Armed with all this knowledge I questioned whether I should boycott travel to the Dominican Republic. Maybe because I wanted to go back to see more of the island, maybe because I wanted to celebrate my cousin’s birthday with my family, maybe because I was in need of a beach vacation, maybe because I had already paid for my trip, I convinced myself that my friends from the Dominican Republic made valid points so I went.
While visiting for the second time I fulfilled my wish to see more of the Dominican Republic on a daytrip from Punta Cana to La Romana. I visited churches, baseball stadiums, cigar factories, luxurious neighborhoods and drove by not so luxurious ones. I was able to meet with and speak with many Dominicans. Our guide was of Spanish descent and spoke to the differences between Dominicans, Haitians and Haitian-Dominicans (Dominican born people of Haitian decent). He noted that many Dominicans were quick to acknowledge their Spanish roots vs their African ones. All of this was with the connation that having Spanish ancestry was better than African ancestry. When I returned to the U.S. I planned to write a blog post on my experiences as usual. I took beautiful pictures on my brand new Canon DSLR camera and was excited to share them with my readers. Then all hell broke loose.[Tweet “Should you boycott #travel to the #DominicanRepublic?”]
My Facebook page news feed was filled with articles and statuses pleading with people to boycott travel to the Dominican Republic. The deadline was quickly approaching for Haitian-Dominicans to provide paperwork of their ancestry and legal status. However, many Haitian-Dominicans were born in fields and away from hospitals so documentation of births and Dominican ancestry are sketchy. There are Haitian-Dominicans who were born in the Dominican Republic, have only lived in the Dominican Republic and have never been to Haiti or even have relatives there that now face deportation. I could not believe what I was reading. What if we enforced this policy in America? How many of us would be deported? My parents were born in Jamaica and I was born in America. According to their policy I would not be considered a citizen based on my birth and would be at risk for deportation. Reflecting on the history between these two countires and the treatment of Haitians in the Dominican Republic, there is little doubt in my mind that this law is based on racism.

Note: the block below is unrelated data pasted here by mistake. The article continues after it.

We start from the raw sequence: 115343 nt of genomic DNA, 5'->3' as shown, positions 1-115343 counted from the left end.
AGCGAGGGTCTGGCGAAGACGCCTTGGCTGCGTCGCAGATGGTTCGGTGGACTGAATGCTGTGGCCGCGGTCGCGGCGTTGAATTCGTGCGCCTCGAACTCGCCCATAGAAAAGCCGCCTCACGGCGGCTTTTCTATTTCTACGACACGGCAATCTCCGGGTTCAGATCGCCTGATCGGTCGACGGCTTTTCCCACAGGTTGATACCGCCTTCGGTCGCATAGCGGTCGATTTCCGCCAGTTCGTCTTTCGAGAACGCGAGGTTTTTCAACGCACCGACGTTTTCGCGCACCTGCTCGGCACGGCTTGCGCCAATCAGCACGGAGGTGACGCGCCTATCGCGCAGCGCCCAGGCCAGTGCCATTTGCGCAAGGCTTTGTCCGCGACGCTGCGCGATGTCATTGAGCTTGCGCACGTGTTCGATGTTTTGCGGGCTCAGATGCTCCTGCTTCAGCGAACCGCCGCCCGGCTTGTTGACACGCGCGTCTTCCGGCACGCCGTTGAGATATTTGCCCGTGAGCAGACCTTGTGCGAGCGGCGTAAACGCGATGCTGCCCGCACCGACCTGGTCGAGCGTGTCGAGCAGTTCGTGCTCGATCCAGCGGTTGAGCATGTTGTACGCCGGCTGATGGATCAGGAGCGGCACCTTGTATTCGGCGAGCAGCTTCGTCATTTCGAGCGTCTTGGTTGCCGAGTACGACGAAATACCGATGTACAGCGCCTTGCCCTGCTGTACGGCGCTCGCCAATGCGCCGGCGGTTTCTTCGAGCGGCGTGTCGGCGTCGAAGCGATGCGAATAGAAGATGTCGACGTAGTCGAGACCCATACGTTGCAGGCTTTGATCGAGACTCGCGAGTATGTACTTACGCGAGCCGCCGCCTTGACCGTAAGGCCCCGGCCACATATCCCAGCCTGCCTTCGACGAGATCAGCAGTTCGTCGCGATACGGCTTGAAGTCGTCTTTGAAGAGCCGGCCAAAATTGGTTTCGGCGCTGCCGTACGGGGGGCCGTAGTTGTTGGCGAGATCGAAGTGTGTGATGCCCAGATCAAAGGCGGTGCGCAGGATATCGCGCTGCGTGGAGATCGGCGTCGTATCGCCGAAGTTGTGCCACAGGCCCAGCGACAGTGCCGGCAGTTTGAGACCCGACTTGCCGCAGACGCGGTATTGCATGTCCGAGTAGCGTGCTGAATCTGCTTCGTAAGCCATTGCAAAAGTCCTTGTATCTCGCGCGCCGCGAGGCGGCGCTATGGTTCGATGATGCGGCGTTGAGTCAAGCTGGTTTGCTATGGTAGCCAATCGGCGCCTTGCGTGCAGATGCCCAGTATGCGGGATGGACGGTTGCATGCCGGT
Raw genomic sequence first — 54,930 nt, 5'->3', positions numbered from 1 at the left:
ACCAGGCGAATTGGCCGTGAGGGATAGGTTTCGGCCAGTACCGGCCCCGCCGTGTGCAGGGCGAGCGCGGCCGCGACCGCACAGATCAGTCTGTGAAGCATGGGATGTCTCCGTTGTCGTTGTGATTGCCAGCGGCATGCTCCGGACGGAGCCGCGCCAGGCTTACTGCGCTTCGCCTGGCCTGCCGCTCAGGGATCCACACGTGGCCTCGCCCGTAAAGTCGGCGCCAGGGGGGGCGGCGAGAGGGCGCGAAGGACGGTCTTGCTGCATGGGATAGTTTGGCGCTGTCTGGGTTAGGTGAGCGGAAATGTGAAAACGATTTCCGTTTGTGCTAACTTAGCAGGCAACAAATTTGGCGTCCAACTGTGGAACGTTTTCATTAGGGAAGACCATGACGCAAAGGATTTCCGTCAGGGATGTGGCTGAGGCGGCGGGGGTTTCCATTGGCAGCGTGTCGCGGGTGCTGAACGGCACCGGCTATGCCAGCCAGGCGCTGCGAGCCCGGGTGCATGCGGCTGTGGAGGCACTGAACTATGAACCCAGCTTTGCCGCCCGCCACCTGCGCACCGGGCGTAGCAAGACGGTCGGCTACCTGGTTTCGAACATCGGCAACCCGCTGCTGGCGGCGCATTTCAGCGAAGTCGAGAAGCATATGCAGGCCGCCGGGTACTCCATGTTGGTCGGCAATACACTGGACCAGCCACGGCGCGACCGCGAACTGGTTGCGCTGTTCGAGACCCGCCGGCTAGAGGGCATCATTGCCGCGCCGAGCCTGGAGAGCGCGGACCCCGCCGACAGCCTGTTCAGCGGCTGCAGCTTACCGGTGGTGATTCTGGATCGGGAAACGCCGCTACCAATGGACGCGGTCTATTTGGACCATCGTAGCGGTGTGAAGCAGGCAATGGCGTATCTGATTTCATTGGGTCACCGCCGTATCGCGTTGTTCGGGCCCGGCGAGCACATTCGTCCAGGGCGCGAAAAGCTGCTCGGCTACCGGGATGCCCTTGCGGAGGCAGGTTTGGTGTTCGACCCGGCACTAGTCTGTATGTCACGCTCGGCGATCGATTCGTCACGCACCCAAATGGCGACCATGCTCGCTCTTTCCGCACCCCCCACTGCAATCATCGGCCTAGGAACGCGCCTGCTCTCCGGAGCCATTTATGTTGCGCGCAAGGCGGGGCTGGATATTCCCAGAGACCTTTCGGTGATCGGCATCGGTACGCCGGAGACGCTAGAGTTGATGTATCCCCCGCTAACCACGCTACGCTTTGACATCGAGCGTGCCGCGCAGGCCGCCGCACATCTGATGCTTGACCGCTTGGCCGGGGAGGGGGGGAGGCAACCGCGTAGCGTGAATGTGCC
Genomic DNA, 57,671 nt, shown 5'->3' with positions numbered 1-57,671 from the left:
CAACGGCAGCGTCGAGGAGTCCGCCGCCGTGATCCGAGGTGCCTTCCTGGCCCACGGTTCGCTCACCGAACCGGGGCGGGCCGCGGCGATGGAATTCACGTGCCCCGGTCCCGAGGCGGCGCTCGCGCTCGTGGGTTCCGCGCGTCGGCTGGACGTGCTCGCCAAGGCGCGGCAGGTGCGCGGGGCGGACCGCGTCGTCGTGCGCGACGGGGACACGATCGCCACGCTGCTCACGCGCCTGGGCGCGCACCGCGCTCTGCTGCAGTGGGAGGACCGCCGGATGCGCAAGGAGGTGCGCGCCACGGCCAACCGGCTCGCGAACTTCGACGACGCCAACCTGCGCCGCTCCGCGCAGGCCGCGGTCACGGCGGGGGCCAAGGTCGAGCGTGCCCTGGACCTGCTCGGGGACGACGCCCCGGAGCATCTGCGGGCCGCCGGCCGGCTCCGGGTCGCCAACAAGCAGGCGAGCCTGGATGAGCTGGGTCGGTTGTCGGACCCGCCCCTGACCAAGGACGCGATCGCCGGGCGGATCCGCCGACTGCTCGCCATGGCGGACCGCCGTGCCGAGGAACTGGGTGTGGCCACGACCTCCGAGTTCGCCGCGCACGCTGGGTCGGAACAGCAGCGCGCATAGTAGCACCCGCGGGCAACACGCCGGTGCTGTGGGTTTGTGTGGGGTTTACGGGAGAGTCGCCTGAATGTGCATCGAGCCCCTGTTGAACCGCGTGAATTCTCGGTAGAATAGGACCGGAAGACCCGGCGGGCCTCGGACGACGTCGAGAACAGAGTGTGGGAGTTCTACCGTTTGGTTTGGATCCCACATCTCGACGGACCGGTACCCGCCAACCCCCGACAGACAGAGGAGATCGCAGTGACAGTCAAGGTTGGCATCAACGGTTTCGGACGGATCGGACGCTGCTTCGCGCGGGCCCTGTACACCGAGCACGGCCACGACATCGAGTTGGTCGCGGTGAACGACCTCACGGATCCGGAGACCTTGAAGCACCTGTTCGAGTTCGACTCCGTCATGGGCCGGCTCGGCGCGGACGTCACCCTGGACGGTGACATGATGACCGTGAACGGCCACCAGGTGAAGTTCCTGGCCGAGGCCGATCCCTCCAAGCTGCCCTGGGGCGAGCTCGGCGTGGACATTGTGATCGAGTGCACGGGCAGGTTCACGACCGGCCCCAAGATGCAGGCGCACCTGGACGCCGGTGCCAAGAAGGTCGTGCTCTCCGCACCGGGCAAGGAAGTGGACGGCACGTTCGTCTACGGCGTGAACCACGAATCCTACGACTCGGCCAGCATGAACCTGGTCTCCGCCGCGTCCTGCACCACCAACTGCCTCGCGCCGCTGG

Some Haitians have already voluntarily moved back to Haiti and the Haitian government is preparing for a larger number to follow once forced deportation occurs. They have cited fears of a “humanitarian catastrophe” and rightfully so. The noise to boycott travel to the Dominican Republic is louder now more than ever and unless this law is revised, I agree. But, if I am being honest, what if this was all at a fever pitch a few months ago and my trip loomed around the corner? Would I still take this stance? I truly hope so. However, I will not stand in judgment of anyone’s decision to travel to the Dominican Republic. What I do hope is that based on worldwide influence and pressure, the Dominican Republic will see the errors of their ways and demolish this law. Will I ever write my blog post on La Romana? Probably so. But instead of promoting tourism and tours from Punta Cana, I will use it as an opportunity to educate people on the rich history, culture and beauty of this island.
So what do you think? Should you boycott travel to the Dominican Republic? Please share your thoughts with us below. In a recent development, the Dominican Republic has agreed to work with the Organization of American States on its immigration policies and deportation of Haitians.